Computer Underground Digest Volume 1, Issue #1.01 (March 31, 1990)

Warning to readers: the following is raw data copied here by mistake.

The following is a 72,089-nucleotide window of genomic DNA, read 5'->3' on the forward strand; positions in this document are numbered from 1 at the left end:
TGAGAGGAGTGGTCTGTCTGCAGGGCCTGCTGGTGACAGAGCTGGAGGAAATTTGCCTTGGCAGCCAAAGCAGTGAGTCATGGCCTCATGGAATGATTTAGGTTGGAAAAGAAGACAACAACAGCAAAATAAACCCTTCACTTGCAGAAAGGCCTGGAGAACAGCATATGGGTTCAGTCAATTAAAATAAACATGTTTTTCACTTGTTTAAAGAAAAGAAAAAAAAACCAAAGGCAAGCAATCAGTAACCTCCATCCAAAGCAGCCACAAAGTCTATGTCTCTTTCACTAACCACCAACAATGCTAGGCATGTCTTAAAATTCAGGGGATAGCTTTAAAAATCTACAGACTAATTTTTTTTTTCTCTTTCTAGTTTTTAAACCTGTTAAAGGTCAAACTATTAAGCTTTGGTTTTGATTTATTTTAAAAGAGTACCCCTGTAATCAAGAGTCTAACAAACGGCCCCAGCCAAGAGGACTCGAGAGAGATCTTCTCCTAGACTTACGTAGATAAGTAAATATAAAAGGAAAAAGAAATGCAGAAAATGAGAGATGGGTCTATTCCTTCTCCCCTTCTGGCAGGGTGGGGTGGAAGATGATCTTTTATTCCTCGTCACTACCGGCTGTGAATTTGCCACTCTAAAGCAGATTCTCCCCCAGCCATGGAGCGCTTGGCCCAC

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**************************************************************************** >C O M P U T E R U N D E R G R O U N D< >D I G E S T< *** Volume 1, Issue #1.01 (March 31, 1990) ** **************************************************************************** MODERATORS: Jim Thomas / Gordon Meyer REPLY TO: TK0JUT2@NIU.bitnet COMPUTER UNDERGROUND DIGEST is an open forum dedicated to sharing information among computerists and to the presentation and debate of diverse views. -------------------------------------------------------------------- DISCLAIMER: The views represented herein do not necessarily represent the views of the moderators. Contributors assume all responsibility for assuring that articles submitted do not violate copyright protections. -------------------------------------------------------------------- This is a short issue to double check the address list. Some addresses returned the first issue of 1,200 lines because of length. If you receive this, but did not receive the first issue, let us know and we will re-send it. If length is a problem, let us know. We will try to keep the file length to about 1,000 lines, but we have been informed that some notes reject anything over 450-500. As a rule of thumb, every 100 lines constitutes about 6 K, so if you are restricted by file size, send along your limits. We also remind people that in the "TK0" response, that's a ZERO, not an "OH"! If people send enough material, we will try to put out an issue every few weeks. For space purposes, we will ask that signatures be kept brief and that that formatting be at least 65 characters per line. The feedback on the first issue was generally positive. We would like to hear from readers regarding the types of articles you would like to see. Content will be determined primarily by the contributions, and we especially encourage public domain news articles. We caution all contributors to assure no copyright violations occur. We have already been involved in a minor squabble with the AUSTIN-AMERICAN STATESMAN (see file 3, this issue). In a recent mail test, we accidentally send out a preliminary mailing list due to a glitch in our auto-mailing file. This has been corrected. We consider the names and addresses on this list strictly confidential, and although the digest is open to all receivers and contributors, the mailing list is NOT! Mark Seiden (among others) quickly responded. We reprint his thoughtful observations in File 1, and accept his invitation to respond in File 2. There have been requests for back issues of various magazines and journals of the computer underground. We believe that many of these provide a historical archive for those who desire to chronicle the growth and maturity of various groups, or who are interested in these files for social science research as documents of a particular societal subculture. A number of people have suggested that we serve as a clearing house for such documents. Because there has been no indication that any of the documents are illegal, and because law enforcement agencies have not objected on LEGAL GROUNDS to any of these documents publicly or--to our knowledge--privately, we assume they are acceptable for distribution. Currently available are: PHRACK (issues 1-30) LoD/H (issues 1-4) We are missing files 10-14 of LoD/H issue #1. Perhaps somebody could pass them along. P/Hun (issues 1-3) PIRATE Magazine (issues 1-5) ATI (issues 1-44; we are missing issues #4 and #10. Could somebody send these over?) And other lesser digests and journals. We will also maintain back issues of CuD. We stress that possession and/or distribution of these documents *IN NO WAY* constitutes support or encouragement of any activities describes therein. However, we strongly believe that they should be available for those interested in fully understanding the computer underground subculture. IN THIS ISSUE: File 1: "Opening the Kimono too Far" (by Mark Seiden) File 2: "Which Witch Hunt?" (Editorial response) File 3: CuD's First Copyright Squabble--THE AUSTIN-AMERICAN STATESMAN File 4: Satirical article from PHRACK 29, phile 7 (reprint) =+=+=+=+=+=+=+=+=+=+=+=+=+=+=+=+=+=+=+=+=+=+=+=+=+=+=+=+=+=+=+=+=+=+=+=+=+=+=+ + END THIS FILE + +=+=+=+=+=+=+=+=+=+=+=+=+=+=+=+=+=+=+=+=+=+===+=+=+=+=+=+=+=+=+=+=+=+=+=+=+=+= ****************************************************************** *** Computer Underground Digest / Issue 1.01 - File 1 of 4 *** ****************************************************************** From: dagobah!mis@uunet.UU.NET(Mark Seiden) Message-Id: <> To: uunet!!TK0JUT2%NIU.BITNET@uunet.UU.NET Subject: opening the kimono a bit too far? Cc: Greetings, 'ackologists and -osophists... You may have noticed that in the process of setting up the BITNET mailing list for CuD [Computer Underground Digest] our Lord of Hosts [Jim Thomas] somehow managed to send out to everybody a test transmission containing the email address of *everybody* on the mailing list. This set off my "right to privacy/paranoia" detector, prompting a note to him saying "Isn't it nice now that you've told the FBI who we all are" whereupon he revealed that, indeed, the list contains "everything from law enforcement on one end to at least one LoD [Legion of Doom] member on the other." What a pleasant rainbow effect that conjured up... Consider the DEA officials who have (reportedly) been convincing advertisers selling Gro-lites in (among other publications) "High Times" to turn over their customer lists. Legend has it that the Orchid Societies are up in arms over flak-jacketed drug agents with zero-tolerance for indoor plant-growing knocking at their member's doors, and to date discovering only orchids... (I expect to read about it in the Wall Street Journal gardening column any day now.) I wonder whether overzealous g-men and women might be interested in just who cares about the computer underground, suspecting that perhaps they might have some personal involvement? Perhaps some of us are now or were once in possession of forbidden knowledge valued by beancounters in excess of $5000? Hmmm, that backup tape from that job ten years ago containing, jeez, i forget, secrets of incalculable worth (in one case, people with questionable smarts took hundreds of man-years [yes, they were all men] and still didn't get it right...), and that version of troff source I always wanted to fix... Ohmigod, I was on the PHRACK mailing list, and now I'm on this one too, and I've been to some of the Hackers' Conferences! Now I realize this was one of those elaborate sting operations I keep reading about, and I got sucked in right away, naive little me... I'm expecting the Secret Service to show up at my door any day now. I would burn those backup tapes, but that's probably a violation of US Title 18, section whatever, "thinking about intending to try to conceal evidence of a possible future crime" (and I'm even more afraid of a disk crash). (Note for the Tomorrow File: A new source of revenue for lawyers: store your hacker-client's backup tapes, which would then be protected as privileged communication?) Thanks a lot, Jim. You're welcome to ask the natural/more serious follow-on questions... Mark Seiden,, 203 329 2722 =+=+=+=+=+=+=+=+=+=+=+=+=+=+=+=+=+=+=+=+=+=+=+=+=+=+=+=+=+=+=+=+=+=+=+=+=+=+=+ + END THIS FILE + +=+=+=+=+=+=+=+=+=+=+=+=+=+=+=+=+=+=+=+=+=+===+=+=+=+=+=+=+=+=+=+=+=+=+=+=+=+= *************************************************************** *** Computer Underground Digest Issue #1.01 / File 2 of 4 *** *************************************************************** Mark Seiden raises some good points in the previous file. His concerns cluster around a couple of issues: 1) Is having one's name on a mailing list sufficient to trigger law enforcement interest and subject the listee to possible harassment? 2) Are there law enforcement agents on this list? 3) Are the moderators part of a sting operation? Mark's comments, although partly tongue in cheek, indicate the degree to which over-zealous law-enforcement actions in recent months have had a "chilling effect" on the free flow of information. Let's take each of these issues in reverse order. First, the moderators are not part of a sting, nor are we in any way connected with, cooperating with, or otherwise involved in enforcement. One moderator works for a computer firm, the other is an sixties-lefty whose primary work is as a college professor and researcher of prison culture. But, Mark is quite correct in his concern for stings. It is *not* paranoia! Gary Marx, in his book UNDERCOVER: POLICE SURVEILLANCE IN AMERICA, carefully and convincingly documents the threat of police stings to civil liberties, their irony in subverting civil rights to protect society, and the contributions to distrust and openness they create. One reason for the emergence of this digest is the need many of us feel to raise such issues at a time when law enforcement seems to be spending as much time investigating computer users as other forms of crime. The emergence in many (by now most) federal and state agencies of dedicated "computer crime units" can too easily lead to the expansion of the definition of "abuse" to justify the existence of these units. Once units exist, they must investigate, apprehend and prosecute in order to justify their continued existence. Second, we assume from the mailing list that there are at least a few law enforcement agents on the list. We welcome them, and hope others subscribe as well. Perhaps they will learn something. Neither moderator is involved in illicit activity, unless research is considered a crime, and nothing we distribute will be knowingly illegal, violate copyright, or be knowingly harmful. The mailing list reflects diverse group. The bulk seems to be computerists employed in the private sector, followed by academics, and mixed in with students, journalists, and others. We will send CuD to anybody who requests it, and we welcome the response of law enforcement agents in the debates. Finally, Mark asks if having one's name on a mailing list is sufficient to mark them for an investigation. Unfortunately, if recent history is any indication, the answer is *YES*! Mark has already indicated a few examples of this. The "Red Squads" of the 1960s and 1970s provide a more chilling example. There is overwhelming evidence, including documents we ourselves obtained as part of a class action law suit against the Michigan State Police, to indicate that law enforcement tactics included gathering lists by monitoring letters to editors opposing the Viet Nam war or the "social -isms," listed license plates of cars parked near political meetings, and by numerous other tactics totally anathema in a democratic society. In once instance, police in East Lansing, Michigan, actually investigated a political candidate who publicly denounced the war. The information in these lists, even if unverified, was shared with employers, state agencies, and other law enforcement agencies. These lists resulted in loss of employment, promotion, or--in the case of FBI documents we obtained--harassment in the FBI's COINTELPRO campaign. This included anonymous letters to parents or employers of people on the list and even direct physical harassment. We, in the U.S., seem to have short memories. Especially because of drug hysteria, we seem to be willing to enact legislation and permit investigative tactics that would otherwise be unacceptable. When the target is druggies or racketeers, there is little public outrage. But, now the tactics seem to be applied to other behaviors as creative agents find new uses for laws that have not yet been tested in the courts. In the last issue of CuD, we provided a rationale for the use of handles. We suggest that if anybody has concern about being on a list they use one. For e-mailing, we retain only the addresses and not names. Our mailing list of net addresses is encrypted and inaccessible, but even if it were obtained, there is insufficient information to be of use to anybody except e-mail hucksters marketing their warez. Thanks for raising the issue, Mark. *************************************************************** *** Computer Underground Digest Issue #1.01 / File 3 of 4 *** *************************************************************** An article in the AUSTIN-AMERICAN STATESMAN by Kyle Pope is perhaps the most balanced news story to cover the Legion of Doom indictments and the related confiscation of equipment at Steve Jackson Games in Austin. We had intended to reprint the entire article. However, when we called the AUSTIN-AMERICAN STATESMAN (are there no "stateswomen," or is the A-AS still a bastion of macho sexist swinery?), we were informed that on no account would they allow the article to be distributed over the nets. When we asked how much of the article they would allow us to extract, they told us that we could excerpt *NONE* of it. Not even a single line? "None of it!" Well, perhaps the A-AS has contracts with other news services who sell computerized versions of the story, but "None of it?" C'mon! "Fair use doctrine" allows reasonable reproduction of a copyright article, and after consulting with an attorney, we reproduce well under the accepted norm. So, we can only assume that the A-AS, while to be commended on a fair summary of events, as some very uptight anal-retentive types in the managing editor's office who confuse company policy with Constitutional protections! The following is drawn from a variety of sources, but all quotes come from: "U.S. Computer Investigation Targets Austinites" by Kyle Pope ({cr} Austin-American Statesman, March 17, 1990: Pp A-1, A-12). The article summarizes the background of the Legion of Doom indictments (see CuD, 1.00, files 4, 5). In the continuing investigation, federal agents and Austin police appeared at the home of a Steve Jackson Employee, greeting him with guns drawn at 6:30 a.m. They confiscated his equipment, and also took a number of books and other documents, including the M.A. thesis of CuD co-moderator Gordon Meyer. Why this document is considered worthy of confiscation escapes us, unless academic research is now considered subversive, and its possession evidence of evidence of criminal mischief. One of the concerns of federal agents was the Cyberpunk science fiction work being written at Steve Jackon's. Influenced by science fiction novel's such as William Gibson's NEUROMANCER and John Brunner's THE SHOCKWAVE RIDER, Cyberpunk mixes science fiction, computer fantasy, and alienation in futuristic techno-societies. The A-AS interviewed one writer who explained the need for realistic detail in the genre: Bruce Sterling, an Austin science fiction writer and one of the world's best-known Cyberpunk writers, said Jackson's game and its computer-related discussions are hardly unusual for the genre. "Cyberpunk is thriller fiction," Sterling said. "It deals to a great extent with the romance of crime in the same way that mysteries or techno-thrillers do." He said the detailed discussions in the Jackson games are what draws people to them. "That's the charm of simulation games," he said. "You're simulating something that's supposed to be accurate. If it's cooked up out of thin air, the people who play these games are going to lose interest." Jackson, though, said he has been told by Secret Service agents that they view the game as a user's guide to computer mischief. He said they made the comments when he went to the agency's Austin office in an unsuccessful attempt to reclaim some of his seized equipment. "As they were reading over it, they kept making outraged comments," Jackson said. "When they read it, they became very, very upset. "I said, 'This is science fiction.' They said, 'No. This is real.'" (A-AS, p. A-12). In their zeal to obtain information about reproduction of an E911 training document from a Georgia telecommunications company, federal agencies confiscated printers, monitors, CPUs, files, and other equipment from Jackson because of suspicion that one of his employees, Loyd Blankenship, had contacts with Legion of Doom: Jackson's attorney said federal officials have told him that the 911 information pilfered from Bell South has surfaced on a computer bulletin board used at Steve Jackson games. But the information apparently has not been traced to a user. Jackson said that neither he nor any of his employees is a member of the Legion of Doom. Blankenship, however, did consult with the group in the course of researching and writing the Cyberpunk game, Jackson said. Further, the group is listed in the game's acknowledgments for its aid in providing technical information used in Cyberpunk (A-AS, p. A-12). ---------------------- These confiscations raise a number of issues. First, it seems that any of us can have our equipment, and therefore our livelihoods, threatened by any connection law enforcement officials make between an offense and an alleged possessor of information. Second, as of this writing (March 30), to our knowledge none of those being investigated in this incident has been indicted. Only the equipment has been arrested. This, to us, suggests the frightening spectre of confiscation of the equipment of innocent people and disruption of lives. The A-AS article indicated that the confiscation is having a devastating impact on the economic fortunes of Steve Jackson Games. Third, it appears that laws originally intended to fight drugs and organized crime now are being used to thwart the "dreaded computer underground." Confiscation of any personal property that creative agents can claim "good faith" potential relationship to either an offense or to information about an offense, can be confiscated, including an M.A. thesis or a draft of a novel in progress. In addition, if, in their search, agents happen upon a few seeds of marijuana, they can, under federal anti-drug law, incarcerate the searchee without bail. Gary Marx has argued that we lose our freedoms not with a sweeping crackdown, but gradually. Laws originally intended to fight one "menace" now are being applied to another. This "other" menace is, we argue, largely a creation of media hysteria, law enforcement ignorance of the nature of the computer underground, and a complete failure to recognize the need to balance protection of the public commonweal with protections of civil liberties. In a recent government publication (NIJ REPORTS, Jan/Feb '90, pp 2-10), the authors lump software piracy in the same category as theft of computer chips, computers, or trade secrets. In this classification, it seems that stealing a new IBM 486 and giving a copy of Norton Utilities to a friend are identical! Uploading that pirated copy from New York to a BBS in Atlanta would, therefore, constitute a federal offense that subjects the "felon" to the full weight of federal prosecution. Our point is that, in a rapidly changing techno-world, laws are being used in a way perhaps appropriate for addressing such predatory crimes as listed in the FBI's Uniform Crime Reports, but they hardly address the problems of perceived computer abuse, real or imagined. The use of laws intended to combat one type of unacceptable behavior, such as racketeering or drug abuse, hardly seem appropriate to their current use by federal agents to combat computerists. Disrespect for law begins with its oppressive misuse, and we suggest that, ultimately, the apparent attempt of federal agents and prosecutors to define a social menace, and then make their careers saving the world from it, will subvert the respect for and rule of law in the long run. A final note to the A-AS: It is within an author's legal rights to write a number of DIFFERENT stories, excerpting different parts of a news article in each, and ultimately reprint, legally, the entire story. We are not petty enough to do so, but we find it somewhat ironic that a company whose existence derives from a free press so arrogantly responses to a legitimate request to reprint with a categorical statement that *NOTHING* can be reprinted. Is there something wrong with this picture, or did your managing editor just have a bad day? We will print a reply if you wish to make one. Jim Thomas (CuD co-moderator) =+=+=+=+=+=+=+=+=+=+=+=+=+=+=+=+=+=+=+=+=+=+=+=+=+=+=+=+=+=+=+=+=+=+=+=+=+=+=+ + END THIS FILE + +=+=+=+=+=+=+=+=+=+=+=+=+=+=+=+=+=+=+=+=+=+===+=+=+=+=+=+=+=+=+=+=+=+=+=+=+=+= *************************************************************** *** Computer Underground Digest Issue #1.01 / File 4 of 4 *** *************************************************************** Several responses have asked why people think that the Legion of Doom has been accused of ripping off banks. One reason may be that there is a loss of a sense of the "absurd" in contemporary society. Satire, irony, and subtlety have been replaced by a sense of the literal, and with this loss comes a tendency to accept literature at face value. In a November, 1989, issue of PHRACK, an article appeared that was intended as satire. This intent was clear in the issues introductory file and in the text of this file. For those who have wondered what the articled was about, we reprint it here. ------------------------------------------------------------- ==Phrack Inc.== Volume Three, Issue 29, File #7 of 12 The Legion of Doom! EFT Division Presents HOW WE GOT RICH THROUGH ELECTRONIC FUND TRANSFERS (OR: GEE! NO, GTE!) A certain number of financial institutions that reside within the packet-switched confines of the various X.25 networks use their connections to transfer funds from one account to another, one mutual fund to another, one stock to another, one bank to another, etc... It is conceivable that if one could intercept these transactions and divert them into another account, they would be transferred (and could be withdrawn) before the computer error was noticed. Thus, with greed in our hearts, an associate and I set forth to test this theory and conquer the international banking world. We chose CitiCorp as our victim. This multinational had two address prefixes of its own on Telenet (223 & 224). Starting with those two prefixes, my associate and I began to sequentially try every possible address. We continued through 1000 in increments of one, then A-Z, then 1000-10000 by 10's and finally 10000-99999 by 100's. Needless to say, many addresses were probably skipped over in our haste to find valid ones, but many we passed over were most likely duplicate terminals that we had already encountered. For the next few days my associate and I went over the addresses we had found, comparing and exchanging information, and going back to the addresses that had shown 'NOT OPERATING,' 'REMOTE PROCEDURE ERROR,' and 'REJECTING.' We had discovered many of the same types of systems, mostly VAX/VMS's and Primes. We managed to get into eight of the VAXen and then went forth on the CitiCorp DECNET, discovering many more. We entered several GS1 gateways and Decservers and found that there were also links leading to systems belonging to other financial institutions such as Dai-Ichi Kangyo Bank New York and Chase Manhattan. We also found hundreds of addresses to TWX machines and many in-house bank terminals (most of which were 'BUSY' during banking hours, and 'NOT OPERATING' during off hours). In fact, the only way we knew that these were bank terminals was that an operator happened to be idle just as I connected with her terminal (almost like the Whoopie Goldberg movie, "Jumpin' Jack Flash," not quite as glamorous ...yet.) Many of the computers we eventually did penetrate kept alluding to the electronic fund transfer in scripts, files, and personal mail. One of the TOPS-20 machines we found even had an account EFTMKTG.EFT, (password EFTEFT)! All the traces pointed to a terminal (or series of terminals) that did nothing but transfer funds. We decided that this was the case and decided to concentrate our efforts on addresses that allowed us to CONNECT periodically but did not respond. After another week of concentrated effort, we managed to sort through these. Many were just terminals that had been down or malfunctioning, but there were five left that we still had no idea of their function. My associate said that we might be able to monitor data transmissions on the addresses if we could get into the debug port. With this idea in mind, we set out trying sub-addresses from .00 to .99 on the mystery addresses. Four of the five had their debug ports at the default location (.99). The fifth was located 23 away from the default. That intrigued us, so we put the others aside and concentrated on the fifth. Although its location was moved, a default password was still intact, and we entered surreptitiously The system was menu driven with several options available. One option, Administrative Functions, put us into a UNIX shell with root privilege. After an hour or so of nosing around, we found a directory that held the Telenet Debug Tools package (which I had previously thought existed solely for Prime computers). Using TDT, we were able to divert all data (incoming and outgoing into a file so we could later read and analyze it. We named the file ".trans" and placed it in a directory named ".. ", (dot, dot, space, space) so it woul remain hidden. This was accomplished fairly late on a Sunday night. After logging off, we opened a case of Coors Light and spent the rest of the night (and part of the morning!) theorizing about what we might see tomorrow night (and getting rather drunk). At approximately 9:00 p.m. the following evening, we met again and logged onto the system to view the capture file, hoping to find something useful. We didn't have to look very far! The first transmission was just what we had bee dreaming about all along. The computer we were monitoring initiated by connecting with a similar computer at another institution, waited for a particular control sequence to be sent, and then transferred a long sequence o numbers and letters. We captured about 170 different transactions on the firs day and several hundred more in the following week. After one business week, we removed the file and directory, killed the TDT routine, and went through th system removing all traces that we had been there. We felt that we had enough to start piecing together what it all meant, s we uploaded our findings to the LOD HP-3000 (ARMA) in Turkey. This way we could both have access to the data, but keep it off our home systems. We didn't bother to tell any of the other LOD members about our doings, as most had retired, been busted, or were suspected of turning information over to the Secret Service. Using this as a base, we analyzed the findings, sorted them, looked for strings being sent, etc. We came to the conclusion that the transmissions were being sent in the following way: XXXXXXXXXXXXTCxxxxxxxxxxxx/NNNNNNNNNNNNCnnnnnnnnnnnnAMzzzzzzz.zzOP# X=Originating Bank ID T=Transfer (Also could be R(ecieve), I(nquire)) C=Type of account (Checking--Also S(avings) I(RA) M(oney Market) T(rust) W(Other wire transfer ie. Credit Transfer, etc.)) x=Originating Account Number /=Slash to divide string N=Destination Bank ID C=Type of account (See above) n=Destination Account Number AMzzzzzzz.zz=Amount followed by dollar and cents amount OP#=operator number supervising transaction After this string of information was sent, the destination bank would the echo back the transaction and, in ten seconds, unless a CONTROL-X was sent, would send "TRANSACTION COMPLETED" followed by the Destination Bank ID. We now needed to check out our theory about the Bank ID's, which I figure were the Federal Reserve number for the Bank. Every bank in America that deal with the Federal Reserve System has such a number assigned to it (as do severa European Banks). I called up CitiBank and inquired about their Federal Reserv Number. It was the number being sent by the computer. With this information, we were ready to start. I consulted an accountant friend of mine for information on Swiss or Bahamanian bank accounts. He laughed and said that a $50,000 initial deposit was required to get a numbered account at most major Swiss banks. I told him to obtain the forms necessary to start the ball rolling and I'd wire the money over to the bank as soon as I was told my account number. This shook him up considerably, but he knew me well enough not to ask for details. He did, however, remind me of his $1000 consulting fee. A few days later he showed up at my townhouse with an account number, several transaction slips and paperwork. Knowing that I was up to something shady, he had used one of his own false identities to set up the account. He also raised his "fee" to $6500 (which was, amazingly enough, the amount he owed on his wife's BMW). My associate and I then flew to Oklahoma City to visit the hall of record to get new birth certificates. With these, we obtained new State ID's and Social Security Numbers. The next step was to set up bank accounts of our own My associate took off to Houston and I went to Dallas. We each opened new commercial accounts at three different banks as LOD Inc. with $1000 cash. Early the next day, armed with one Swiss and six American accounts, we began our attack. We rigged the CitiCorp computer to direct all of its data flow to a local Telenet node, high up in the hunt series. Amazingly, it still allowed for connections from non-909/910 nodes. We took turns sitting on the node, collecting the transmissions and returning the correct acknowledgments. By 12:30 we had $184,300 in electronic funds in "Limbo." Next we turned off the data "forwarding" on the CitiCorp computer and took control of the host computer itself through the debug port to distribute the funds. Using its dat lines, we sent all the transactions, altering the intended bank destinations, to our Swiss account. After I got the confirmation from the Swiss bank I immediately filled out six withdrawal forms and faxed them to the New York branch of the Swiss bank along with instructions on where the funds should be distributed. I told the bank to send $7333 to each of our six accounts (this amount being small enough not to set off Federal alarms). I did this for three consecutive days, leavin our Swiss account with $52,000. I signed a final withdrawal slip and gave it to my accountant friend. Over the next week we withdrew the $22,000 from each of our Dallas and Houston banks in lots of $5000 per day, leaving $1000 in each account when we were through. We were now $66,000 apiece richer. It will be interesting to see how the CitiCorp Internal Fraud Auditors an the Treasury Department sort this out. There are no traces of the diversion, it just seems to have happened. CitiBank has printed proof that the funds wer sent to the correct banks, and the correct banks acknowledgment on the same printout. The correct destination banks, however, have no record of the transaction. There is record of CitiBank sending funds to our Swiss account, but only the Swiss have those records. Since we were controlling the host whe the transactions were sent, there were no printouts on the sending side. Sinc we were not actually at a terminal connected to one of their line printers, no one should figure out to start contacting Swiss banks, and since CitiBank does this sort of thing daily with large European banks, they will be all twisted and confused by the time they find ours. Should they even get to our bank, they will then have to start the long and tedious process of extracting information from the Swiss. Then if they get the Swiss to cooperate, they wil have a dead-end with the account, since it was set up under the guise of a non-entity. The accounts in Dallas and Houston were also in fake names with fake Social Security Numbers; we even changed our appearances and handwriting styles at each bank. I'm glad I'm not the one who will have the job of tracking me down, or even trying to muster up proof of what happened. Now we won't have to worry about disposable income for awhile. I can finish college without working and still live in relative luxury. It's kind of weird having over six-hundred $10 bills in a drawer, though. Too bad we can't earn any interest on it! ** Since the events described transpired, CitiBank has made their Banking Transaction Ports all refuse collect connections. Even by connecting with an NUI they now respond "<>". C'est La Vie. >--------=====END=====--------< =+=+=+=+=+=+=+=+=+=+=+=+=+=+=+=+=+=+=+=+=+=+=+=+=+=+=+=+=+=+=+=+=+=+=+=+=+=+=+ + END OF CuD #1.01 +=+=+=+=+=+=+=+=+=+=+=+=+=+=+=+=+=+=+=+=+=+===+=+=+=+=+=+=+=+=+=+=+=+=+=+=+=+=